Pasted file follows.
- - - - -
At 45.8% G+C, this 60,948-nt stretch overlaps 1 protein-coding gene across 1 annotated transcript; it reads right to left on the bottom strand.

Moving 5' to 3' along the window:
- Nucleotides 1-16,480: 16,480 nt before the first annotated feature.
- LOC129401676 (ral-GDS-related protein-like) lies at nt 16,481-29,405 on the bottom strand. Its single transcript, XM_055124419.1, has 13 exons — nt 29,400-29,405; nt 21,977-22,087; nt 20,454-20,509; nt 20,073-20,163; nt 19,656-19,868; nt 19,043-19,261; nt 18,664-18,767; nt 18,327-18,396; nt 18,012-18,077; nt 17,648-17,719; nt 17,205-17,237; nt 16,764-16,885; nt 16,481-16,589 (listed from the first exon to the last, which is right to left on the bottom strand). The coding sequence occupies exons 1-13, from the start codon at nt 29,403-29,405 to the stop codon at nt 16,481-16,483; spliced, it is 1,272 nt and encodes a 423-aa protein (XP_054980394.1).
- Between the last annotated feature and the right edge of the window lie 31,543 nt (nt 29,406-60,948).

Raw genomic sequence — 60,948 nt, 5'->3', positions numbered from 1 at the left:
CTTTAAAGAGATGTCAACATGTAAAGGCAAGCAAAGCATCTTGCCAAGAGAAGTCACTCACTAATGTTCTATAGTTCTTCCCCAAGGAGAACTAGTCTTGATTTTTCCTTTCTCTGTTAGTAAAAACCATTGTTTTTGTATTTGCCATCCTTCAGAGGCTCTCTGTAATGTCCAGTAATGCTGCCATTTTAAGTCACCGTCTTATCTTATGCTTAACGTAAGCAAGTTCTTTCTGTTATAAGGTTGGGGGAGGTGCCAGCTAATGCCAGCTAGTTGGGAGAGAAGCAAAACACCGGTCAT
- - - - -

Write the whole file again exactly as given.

At 45.8% G+C, this 60,948-nt stretch overlaps 1 protein-coding gene across 1 annotated transcript; it reads right to left on the bottom strand.

Moving 5' to 3' along the window:
- Nucleotides 1-16,480: 16,480 nt before the first annotated feature.
- LOC129401676 (ral-GDS-related protein-like) lies at nt 16,481-29,405 on the bottom strand. Its single transcript, XM_055124419.1, has 13 exons — nt 29,400-29,405; nt 21,977-22,087; nt 20,454-20,509; nt 20,073-20,163; nt 19,656-19,868; nt 19,043-19,261; nt 18,664-18,767; nt 18,327-18,396; nt 18,012-18,077; nt 17,648-17,719; nt 17,205-17,237; nt 16,764-16,885; nt 16,481-16,589 (listed from the first exon to the last, which is right to left on the bottom strand). The coding sequence occupies exons 1-13, from the start codon at nt 29,403-29,405 to the stop codon at nt 16,481-16,483; spliced, it is 1,272 nt and encodes a 423-aa protein (XP_054980394.1).
- Between the last annotated feature and the right edge of the window lie 31,543 nt (nt 29,406-60,948).

Raw genomic sequence — 60,948 nt, 5'->3', positions numbered from 1 at the left:
CTTTAAAGAGATGTCAACATGTAAAGGCAAGCAAAGCATCTTGCCAAGAGAAGTCACTCACTAATGTTCTATAGTTCTTCCCCAAGGAGAACTAGTCTTGATTTTTCCTTTCTCTGTTAGTAAAAACCATTGTTTTTGTATTTGCCATCCTTCAGAGGCTCTCTGTAATGTCCAGTAATGCTGCCATTTTAAGTCACCGTCTTATCTTATGCTTAACGTAAGCAAGTTCTTTCTGTTATAAGGTTGGGGGAGGTGCCAGCTAATGCCAGCTAGTTGGGAGAGAAGCAAAACACCGGTCAT